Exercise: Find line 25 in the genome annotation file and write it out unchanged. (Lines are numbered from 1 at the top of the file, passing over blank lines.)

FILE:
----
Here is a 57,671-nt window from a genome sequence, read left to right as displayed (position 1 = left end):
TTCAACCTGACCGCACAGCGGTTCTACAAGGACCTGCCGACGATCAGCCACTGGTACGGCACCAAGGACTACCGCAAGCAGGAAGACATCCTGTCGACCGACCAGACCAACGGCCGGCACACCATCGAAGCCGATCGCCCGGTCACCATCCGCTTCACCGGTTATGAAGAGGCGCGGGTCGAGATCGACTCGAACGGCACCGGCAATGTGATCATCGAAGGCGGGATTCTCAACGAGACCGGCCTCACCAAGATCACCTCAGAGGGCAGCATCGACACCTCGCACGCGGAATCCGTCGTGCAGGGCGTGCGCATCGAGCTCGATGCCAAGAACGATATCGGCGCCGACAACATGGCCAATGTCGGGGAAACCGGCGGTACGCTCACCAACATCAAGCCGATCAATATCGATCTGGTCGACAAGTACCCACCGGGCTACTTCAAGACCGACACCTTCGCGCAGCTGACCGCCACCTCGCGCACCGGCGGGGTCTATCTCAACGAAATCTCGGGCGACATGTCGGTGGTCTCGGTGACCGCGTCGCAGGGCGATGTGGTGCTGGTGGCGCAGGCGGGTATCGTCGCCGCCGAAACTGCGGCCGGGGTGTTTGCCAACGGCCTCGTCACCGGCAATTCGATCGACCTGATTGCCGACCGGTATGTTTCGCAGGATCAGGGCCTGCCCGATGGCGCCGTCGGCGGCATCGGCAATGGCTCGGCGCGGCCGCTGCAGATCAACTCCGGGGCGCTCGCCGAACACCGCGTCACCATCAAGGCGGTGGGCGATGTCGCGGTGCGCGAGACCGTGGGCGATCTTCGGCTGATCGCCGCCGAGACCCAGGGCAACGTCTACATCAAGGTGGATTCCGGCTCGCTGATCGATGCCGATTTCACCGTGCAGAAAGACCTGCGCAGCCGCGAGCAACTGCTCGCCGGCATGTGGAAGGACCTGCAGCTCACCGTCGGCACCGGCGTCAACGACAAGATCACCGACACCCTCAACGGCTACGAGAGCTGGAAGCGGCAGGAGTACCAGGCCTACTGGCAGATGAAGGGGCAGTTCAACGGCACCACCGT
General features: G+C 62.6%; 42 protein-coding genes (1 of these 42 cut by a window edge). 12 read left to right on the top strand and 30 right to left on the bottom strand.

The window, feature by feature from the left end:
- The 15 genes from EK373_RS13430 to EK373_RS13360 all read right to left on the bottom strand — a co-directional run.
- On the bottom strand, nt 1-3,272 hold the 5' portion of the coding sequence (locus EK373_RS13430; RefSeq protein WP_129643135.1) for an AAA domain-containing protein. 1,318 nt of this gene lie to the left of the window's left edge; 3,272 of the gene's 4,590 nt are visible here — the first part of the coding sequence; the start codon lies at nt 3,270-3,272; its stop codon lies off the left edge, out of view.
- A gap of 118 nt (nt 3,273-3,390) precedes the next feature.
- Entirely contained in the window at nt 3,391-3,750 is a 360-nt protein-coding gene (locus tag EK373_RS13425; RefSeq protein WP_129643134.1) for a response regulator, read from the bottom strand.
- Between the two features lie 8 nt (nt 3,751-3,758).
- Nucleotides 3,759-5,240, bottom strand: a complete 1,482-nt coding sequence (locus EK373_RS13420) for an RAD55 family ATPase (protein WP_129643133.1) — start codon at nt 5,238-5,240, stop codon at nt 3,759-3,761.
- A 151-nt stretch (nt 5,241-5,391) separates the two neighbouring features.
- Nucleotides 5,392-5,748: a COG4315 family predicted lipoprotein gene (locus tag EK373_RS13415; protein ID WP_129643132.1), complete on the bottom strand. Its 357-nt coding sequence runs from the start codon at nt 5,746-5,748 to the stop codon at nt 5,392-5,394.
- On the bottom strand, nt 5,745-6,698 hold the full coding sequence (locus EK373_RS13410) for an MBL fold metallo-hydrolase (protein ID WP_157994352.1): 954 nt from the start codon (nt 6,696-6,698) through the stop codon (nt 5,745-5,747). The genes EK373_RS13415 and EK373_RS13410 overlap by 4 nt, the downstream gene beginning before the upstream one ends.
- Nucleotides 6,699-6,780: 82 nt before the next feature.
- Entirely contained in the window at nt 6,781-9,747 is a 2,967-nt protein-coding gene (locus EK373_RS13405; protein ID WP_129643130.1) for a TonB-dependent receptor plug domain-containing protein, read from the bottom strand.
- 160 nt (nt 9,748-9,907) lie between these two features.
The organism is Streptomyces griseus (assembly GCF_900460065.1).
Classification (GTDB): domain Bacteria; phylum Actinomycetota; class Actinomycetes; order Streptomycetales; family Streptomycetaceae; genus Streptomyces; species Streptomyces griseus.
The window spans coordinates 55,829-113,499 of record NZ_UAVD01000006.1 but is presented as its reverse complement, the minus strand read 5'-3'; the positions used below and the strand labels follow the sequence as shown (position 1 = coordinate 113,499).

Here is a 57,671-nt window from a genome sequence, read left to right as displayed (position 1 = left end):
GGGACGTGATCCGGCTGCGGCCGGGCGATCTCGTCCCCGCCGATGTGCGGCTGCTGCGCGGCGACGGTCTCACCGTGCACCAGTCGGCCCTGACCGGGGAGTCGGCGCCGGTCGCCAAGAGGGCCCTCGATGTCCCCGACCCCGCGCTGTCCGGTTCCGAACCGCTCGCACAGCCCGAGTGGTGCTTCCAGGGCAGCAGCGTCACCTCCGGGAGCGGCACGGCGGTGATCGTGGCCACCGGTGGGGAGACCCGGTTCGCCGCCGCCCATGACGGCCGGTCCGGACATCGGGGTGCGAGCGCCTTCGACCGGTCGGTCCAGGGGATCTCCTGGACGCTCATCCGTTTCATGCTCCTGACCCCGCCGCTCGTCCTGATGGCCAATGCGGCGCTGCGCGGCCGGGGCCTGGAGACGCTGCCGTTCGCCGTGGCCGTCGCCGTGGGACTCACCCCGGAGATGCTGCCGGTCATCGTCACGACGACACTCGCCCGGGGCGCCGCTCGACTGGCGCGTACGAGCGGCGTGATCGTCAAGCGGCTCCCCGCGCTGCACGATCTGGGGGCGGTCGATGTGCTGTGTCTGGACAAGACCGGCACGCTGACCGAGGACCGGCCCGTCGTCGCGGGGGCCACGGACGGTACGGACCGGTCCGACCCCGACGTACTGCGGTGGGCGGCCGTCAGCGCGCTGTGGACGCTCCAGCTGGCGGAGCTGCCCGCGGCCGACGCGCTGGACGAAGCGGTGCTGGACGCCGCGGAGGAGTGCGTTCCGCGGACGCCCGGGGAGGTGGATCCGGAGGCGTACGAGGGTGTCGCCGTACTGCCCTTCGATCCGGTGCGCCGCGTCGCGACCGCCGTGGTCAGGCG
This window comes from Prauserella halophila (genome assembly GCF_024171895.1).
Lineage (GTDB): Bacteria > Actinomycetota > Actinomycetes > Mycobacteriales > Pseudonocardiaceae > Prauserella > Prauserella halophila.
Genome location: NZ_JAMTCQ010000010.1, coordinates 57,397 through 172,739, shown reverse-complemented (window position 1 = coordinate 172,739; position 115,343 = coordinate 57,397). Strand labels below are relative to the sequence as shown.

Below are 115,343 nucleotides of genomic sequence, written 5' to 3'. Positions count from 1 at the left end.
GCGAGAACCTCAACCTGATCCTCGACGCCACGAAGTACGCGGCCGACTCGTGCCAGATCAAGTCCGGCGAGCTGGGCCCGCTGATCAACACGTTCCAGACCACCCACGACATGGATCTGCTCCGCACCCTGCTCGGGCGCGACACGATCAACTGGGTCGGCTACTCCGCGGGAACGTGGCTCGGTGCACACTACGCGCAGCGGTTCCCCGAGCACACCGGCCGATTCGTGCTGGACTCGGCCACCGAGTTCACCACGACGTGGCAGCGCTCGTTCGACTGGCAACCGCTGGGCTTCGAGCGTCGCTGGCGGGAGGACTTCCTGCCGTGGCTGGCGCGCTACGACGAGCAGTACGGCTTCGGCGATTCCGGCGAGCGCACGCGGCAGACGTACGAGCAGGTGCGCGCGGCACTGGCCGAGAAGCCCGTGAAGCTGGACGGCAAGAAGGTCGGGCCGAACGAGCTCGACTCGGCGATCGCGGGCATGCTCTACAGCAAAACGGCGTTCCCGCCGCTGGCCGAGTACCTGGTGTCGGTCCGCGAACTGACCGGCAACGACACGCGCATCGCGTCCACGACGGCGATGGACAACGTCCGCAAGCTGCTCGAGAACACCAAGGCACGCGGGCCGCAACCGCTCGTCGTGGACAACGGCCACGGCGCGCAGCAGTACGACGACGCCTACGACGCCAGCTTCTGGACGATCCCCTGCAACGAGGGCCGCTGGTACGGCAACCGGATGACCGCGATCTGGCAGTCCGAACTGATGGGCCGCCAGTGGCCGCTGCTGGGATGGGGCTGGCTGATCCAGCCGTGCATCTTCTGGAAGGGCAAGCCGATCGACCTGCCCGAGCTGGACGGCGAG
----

Below are 115,343 nucleotides of genomic sequence, written 5' to 3'. Positions count from 1 at the left end.